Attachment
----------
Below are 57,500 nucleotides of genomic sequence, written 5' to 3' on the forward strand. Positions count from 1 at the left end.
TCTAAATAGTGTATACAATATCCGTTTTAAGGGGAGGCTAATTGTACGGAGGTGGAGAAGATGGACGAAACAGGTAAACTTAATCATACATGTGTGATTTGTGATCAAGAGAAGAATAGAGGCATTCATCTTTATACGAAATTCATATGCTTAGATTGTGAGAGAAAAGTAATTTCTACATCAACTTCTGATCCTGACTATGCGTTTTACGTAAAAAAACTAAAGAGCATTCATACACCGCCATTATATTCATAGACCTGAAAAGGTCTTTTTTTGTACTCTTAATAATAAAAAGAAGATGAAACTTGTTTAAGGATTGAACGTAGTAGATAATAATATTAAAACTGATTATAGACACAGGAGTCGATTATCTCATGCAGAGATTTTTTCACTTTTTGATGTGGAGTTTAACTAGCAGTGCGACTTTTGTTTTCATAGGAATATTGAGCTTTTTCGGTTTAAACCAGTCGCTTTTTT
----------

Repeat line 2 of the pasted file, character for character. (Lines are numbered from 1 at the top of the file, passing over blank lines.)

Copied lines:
TCTAAATAGTGTATACAATATCCGTTTTAAGGGGAGGCTAATTGTACGGAGGTGGAGAAGATGGACGAAACAGGTAAACTTAATCATACATGTGTGATTTGTGATCAAGAGAAGAATAGAGGCATTCATCTTTATACGAAATTCATATGCTTAGATTGTGAGAGAAAAGTAATTTCTACATCAACTTCTGATCCTGACTATGCGTTTTACGTAAAAAAACTAAAGAGCATTCATACACCGCCATTATATTCATAGACCTGAAAAGGTCTTTTTTTGTACTCTTAATAATAAAAAGAAGATGAAACTTGTTTAAGGATTGAACGTAGTAGATAATAATATTAAAACTGATTATAGACACAGGAGTCGATTATCTCATGCAGAGATTTTTTCACTTTTTGATGTGGAGTTTAACTAGCAGTGCGACTTTTGTTTTCATAGGAATATTGAGCTTTTTCGGTTTAAACCAGTCGCTTTTTT